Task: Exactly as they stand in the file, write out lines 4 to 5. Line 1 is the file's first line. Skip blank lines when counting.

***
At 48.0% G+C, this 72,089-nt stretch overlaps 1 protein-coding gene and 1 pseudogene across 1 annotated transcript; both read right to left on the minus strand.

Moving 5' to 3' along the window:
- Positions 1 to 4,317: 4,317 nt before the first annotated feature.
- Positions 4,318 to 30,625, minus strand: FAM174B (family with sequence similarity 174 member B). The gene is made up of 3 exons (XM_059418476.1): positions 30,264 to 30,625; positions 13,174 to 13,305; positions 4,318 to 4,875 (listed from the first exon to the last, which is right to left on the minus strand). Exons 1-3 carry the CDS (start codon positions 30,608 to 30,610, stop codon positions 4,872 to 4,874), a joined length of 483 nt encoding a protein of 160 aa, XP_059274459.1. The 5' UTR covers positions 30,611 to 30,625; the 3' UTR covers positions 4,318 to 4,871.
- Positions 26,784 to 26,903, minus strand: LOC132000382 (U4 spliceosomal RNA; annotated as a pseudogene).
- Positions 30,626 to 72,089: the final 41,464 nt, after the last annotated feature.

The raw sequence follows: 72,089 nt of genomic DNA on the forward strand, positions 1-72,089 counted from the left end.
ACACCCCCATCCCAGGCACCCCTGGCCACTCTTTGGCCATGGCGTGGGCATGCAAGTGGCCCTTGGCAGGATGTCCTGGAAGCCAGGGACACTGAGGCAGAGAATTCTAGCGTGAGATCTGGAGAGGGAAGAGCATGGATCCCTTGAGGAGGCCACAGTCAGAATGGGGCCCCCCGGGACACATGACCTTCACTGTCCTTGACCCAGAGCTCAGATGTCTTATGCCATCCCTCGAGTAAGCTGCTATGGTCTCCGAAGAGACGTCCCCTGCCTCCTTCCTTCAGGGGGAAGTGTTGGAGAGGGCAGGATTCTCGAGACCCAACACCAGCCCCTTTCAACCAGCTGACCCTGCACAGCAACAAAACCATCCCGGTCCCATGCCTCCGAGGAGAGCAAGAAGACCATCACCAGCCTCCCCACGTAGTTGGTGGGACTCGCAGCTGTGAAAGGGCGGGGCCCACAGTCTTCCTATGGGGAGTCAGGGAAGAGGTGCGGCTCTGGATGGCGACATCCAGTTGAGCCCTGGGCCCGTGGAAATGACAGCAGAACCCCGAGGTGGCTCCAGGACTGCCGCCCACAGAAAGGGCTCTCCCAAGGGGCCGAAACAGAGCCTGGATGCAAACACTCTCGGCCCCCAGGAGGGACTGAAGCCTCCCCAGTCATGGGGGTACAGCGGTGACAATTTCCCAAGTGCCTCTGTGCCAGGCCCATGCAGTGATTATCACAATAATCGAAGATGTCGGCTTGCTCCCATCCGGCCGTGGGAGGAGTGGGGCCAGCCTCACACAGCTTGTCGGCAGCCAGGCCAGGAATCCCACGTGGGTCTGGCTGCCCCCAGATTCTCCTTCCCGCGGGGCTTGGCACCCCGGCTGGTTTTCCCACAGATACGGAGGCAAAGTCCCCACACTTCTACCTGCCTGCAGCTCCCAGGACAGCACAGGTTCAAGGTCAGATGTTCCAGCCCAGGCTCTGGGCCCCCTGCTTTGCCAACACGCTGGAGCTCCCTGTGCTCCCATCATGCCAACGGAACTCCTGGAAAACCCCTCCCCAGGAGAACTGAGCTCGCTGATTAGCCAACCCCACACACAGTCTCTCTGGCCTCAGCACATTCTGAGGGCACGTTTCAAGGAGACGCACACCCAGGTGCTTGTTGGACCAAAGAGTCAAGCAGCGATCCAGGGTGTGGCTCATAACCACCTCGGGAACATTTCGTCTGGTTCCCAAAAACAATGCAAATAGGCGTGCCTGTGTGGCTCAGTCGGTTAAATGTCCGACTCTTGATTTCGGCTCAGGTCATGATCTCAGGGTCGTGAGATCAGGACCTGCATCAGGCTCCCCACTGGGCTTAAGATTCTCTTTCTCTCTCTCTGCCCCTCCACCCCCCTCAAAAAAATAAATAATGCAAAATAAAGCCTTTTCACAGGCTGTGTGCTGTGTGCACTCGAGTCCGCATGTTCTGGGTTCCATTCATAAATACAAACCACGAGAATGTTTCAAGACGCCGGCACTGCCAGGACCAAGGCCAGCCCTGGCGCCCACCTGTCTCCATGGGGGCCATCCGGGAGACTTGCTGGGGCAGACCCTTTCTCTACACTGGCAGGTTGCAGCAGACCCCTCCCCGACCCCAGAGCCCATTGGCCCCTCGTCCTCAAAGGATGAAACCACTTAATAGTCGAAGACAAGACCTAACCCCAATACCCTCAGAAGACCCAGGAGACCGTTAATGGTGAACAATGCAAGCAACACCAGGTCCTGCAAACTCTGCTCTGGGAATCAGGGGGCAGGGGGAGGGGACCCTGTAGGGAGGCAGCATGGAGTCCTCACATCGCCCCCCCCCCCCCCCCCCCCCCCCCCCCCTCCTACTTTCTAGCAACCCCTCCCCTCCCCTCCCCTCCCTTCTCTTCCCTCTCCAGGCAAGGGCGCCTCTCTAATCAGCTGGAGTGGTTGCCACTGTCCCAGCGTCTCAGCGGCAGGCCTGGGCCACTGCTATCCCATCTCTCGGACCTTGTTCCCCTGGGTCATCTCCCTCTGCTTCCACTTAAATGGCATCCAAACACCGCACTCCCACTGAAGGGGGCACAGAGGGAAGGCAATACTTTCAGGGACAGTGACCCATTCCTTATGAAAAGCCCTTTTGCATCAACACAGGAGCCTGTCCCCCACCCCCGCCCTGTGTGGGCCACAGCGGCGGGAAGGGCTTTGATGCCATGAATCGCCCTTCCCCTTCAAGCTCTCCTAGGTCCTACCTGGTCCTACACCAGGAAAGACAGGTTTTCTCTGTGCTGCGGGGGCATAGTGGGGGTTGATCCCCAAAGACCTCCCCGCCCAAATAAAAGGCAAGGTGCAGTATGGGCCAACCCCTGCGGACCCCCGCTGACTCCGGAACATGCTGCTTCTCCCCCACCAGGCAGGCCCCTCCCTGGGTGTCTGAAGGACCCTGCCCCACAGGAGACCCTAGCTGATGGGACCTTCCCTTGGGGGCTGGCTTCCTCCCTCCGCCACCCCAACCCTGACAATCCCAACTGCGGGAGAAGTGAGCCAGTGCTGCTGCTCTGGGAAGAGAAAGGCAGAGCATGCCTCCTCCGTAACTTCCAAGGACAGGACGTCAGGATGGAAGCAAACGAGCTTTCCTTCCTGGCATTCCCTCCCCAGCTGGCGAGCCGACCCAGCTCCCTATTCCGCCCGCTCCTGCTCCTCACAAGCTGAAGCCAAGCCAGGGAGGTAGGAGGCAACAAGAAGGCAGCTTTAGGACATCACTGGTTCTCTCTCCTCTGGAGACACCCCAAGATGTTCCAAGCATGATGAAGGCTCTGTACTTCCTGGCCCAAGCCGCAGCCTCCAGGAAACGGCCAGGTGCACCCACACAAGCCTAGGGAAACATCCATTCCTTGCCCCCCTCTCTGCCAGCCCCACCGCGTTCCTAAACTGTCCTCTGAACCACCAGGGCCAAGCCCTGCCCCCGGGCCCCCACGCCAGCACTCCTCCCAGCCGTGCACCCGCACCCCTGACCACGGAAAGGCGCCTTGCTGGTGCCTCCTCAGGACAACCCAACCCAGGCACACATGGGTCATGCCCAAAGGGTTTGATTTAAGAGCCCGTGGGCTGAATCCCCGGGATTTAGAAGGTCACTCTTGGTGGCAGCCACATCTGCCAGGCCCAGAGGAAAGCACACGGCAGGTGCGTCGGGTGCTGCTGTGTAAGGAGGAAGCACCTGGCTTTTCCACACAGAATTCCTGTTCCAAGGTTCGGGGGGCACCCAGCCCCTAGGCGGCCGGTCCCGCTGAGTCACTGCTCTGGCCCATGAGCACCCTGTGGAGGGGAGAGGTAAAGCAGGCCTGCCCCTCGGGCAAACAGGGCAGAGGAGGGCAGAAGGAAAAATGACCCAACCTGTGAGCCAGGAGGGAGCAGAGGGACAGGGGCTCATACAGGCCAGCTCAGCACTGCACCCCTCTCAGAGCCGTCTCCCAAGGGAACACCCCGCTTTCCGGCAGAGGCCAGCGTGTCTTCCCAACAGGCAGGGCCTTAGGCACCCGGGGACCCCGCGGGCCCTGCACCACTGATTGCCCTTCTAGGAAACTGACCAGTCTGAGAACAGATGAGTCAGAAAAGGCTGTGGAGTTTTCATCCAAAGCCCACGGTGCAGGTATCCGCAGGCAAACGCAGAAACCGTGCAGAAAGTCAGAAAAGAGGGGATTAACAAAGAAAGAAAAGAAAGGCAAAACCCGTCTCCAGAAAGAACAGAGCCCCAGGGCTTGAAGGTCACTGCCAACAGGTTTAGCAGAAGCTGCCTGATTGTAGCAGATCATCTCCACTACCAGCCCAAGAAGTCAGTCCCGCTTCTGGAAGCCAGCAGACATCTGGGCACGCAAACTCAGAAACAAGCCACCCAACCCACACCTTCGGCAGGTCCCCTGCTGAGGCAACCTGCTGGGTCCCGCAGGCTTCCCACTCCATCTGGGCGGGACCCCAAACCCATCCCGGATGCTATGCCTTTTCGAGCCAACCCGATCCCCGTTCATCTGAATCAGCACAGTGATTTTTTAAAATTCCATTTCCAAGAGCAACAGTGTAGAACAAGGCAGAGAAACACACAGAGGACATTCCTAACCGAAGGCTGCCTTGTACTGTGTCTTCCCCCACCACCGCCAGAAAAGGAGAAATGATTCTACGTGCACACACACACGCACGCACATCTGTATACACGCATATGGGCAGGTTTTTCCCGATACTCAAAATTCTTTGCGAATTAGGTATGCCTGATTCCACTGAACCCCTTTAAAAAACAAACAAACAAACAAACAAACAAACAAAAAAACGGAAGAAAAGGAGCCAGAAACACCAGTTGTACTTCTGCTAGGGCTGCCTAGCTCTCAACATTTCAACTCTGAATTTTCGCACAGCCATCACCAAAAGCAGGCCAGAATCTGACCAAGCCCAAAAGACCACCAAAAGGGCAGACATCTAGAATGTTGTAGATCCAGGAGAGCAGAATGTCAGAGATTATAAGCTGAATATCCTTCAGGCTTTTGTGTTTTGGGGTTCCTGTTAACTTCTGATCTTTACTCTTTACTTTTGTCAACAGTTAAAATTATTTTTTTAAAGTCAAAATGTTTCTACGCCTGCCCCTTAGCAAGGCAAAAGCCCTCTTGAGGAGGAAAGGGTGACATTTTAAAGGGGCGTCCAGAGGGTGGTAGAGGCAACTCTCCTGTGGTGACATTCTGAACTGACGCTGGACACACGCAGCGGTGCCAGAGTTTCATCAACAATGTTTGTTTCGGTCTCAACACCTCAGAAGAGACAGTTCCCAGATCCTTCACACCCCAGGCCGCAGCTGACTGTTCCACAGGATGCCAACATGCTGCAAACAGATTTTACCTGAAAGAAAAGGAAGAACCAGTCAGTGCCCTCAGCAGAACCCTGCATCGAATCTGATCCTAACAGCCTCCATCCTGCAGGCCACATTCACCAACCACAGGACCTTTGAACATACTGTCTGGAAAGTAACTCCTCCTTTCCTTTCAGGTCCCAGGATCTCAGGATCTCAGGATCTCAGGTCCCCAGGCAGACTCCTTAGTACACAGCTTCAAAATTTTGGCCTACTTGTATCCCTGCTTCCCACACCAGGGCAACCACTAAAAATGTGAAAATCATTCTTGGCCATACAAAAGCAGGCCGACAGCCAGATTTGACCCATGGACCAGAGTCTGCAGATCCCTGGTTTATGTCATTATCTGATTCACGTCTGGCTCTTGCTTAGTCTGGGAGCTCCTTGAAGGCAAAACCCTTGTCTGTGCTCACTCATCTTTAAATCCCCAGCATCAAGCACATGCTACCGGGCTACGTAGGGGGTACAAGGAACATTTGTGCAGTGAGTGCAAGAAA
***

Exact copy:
- Positions 4,318 to 30,625, minus strand: FAM174B (family with sequence similarity 174 member B). The gene is made up of 3 exons (XM_059418476.1): positions 30,264 to 30,625; positions 13,174 to 13,305; positions 4,318 to 4,875 (listed from the first exon to the last, which is right to left on the minus strand). Exons 1-3 carry the CDS (start codon positions 30,608 to 30,610, stop codon positions 4,872 to 4,874), a joined length of 483 nt encoding a protein of 160 aa, XP_059274459.1. The 5' UTR covers positions 30,611 to 30,625; the 3' UTR covers positions 4,318 to 4,871.
- Positions 26,784 to 26,903, minus strand: LOC132000382 (U4 spliceosomal RNA; annotated as a pseudogene).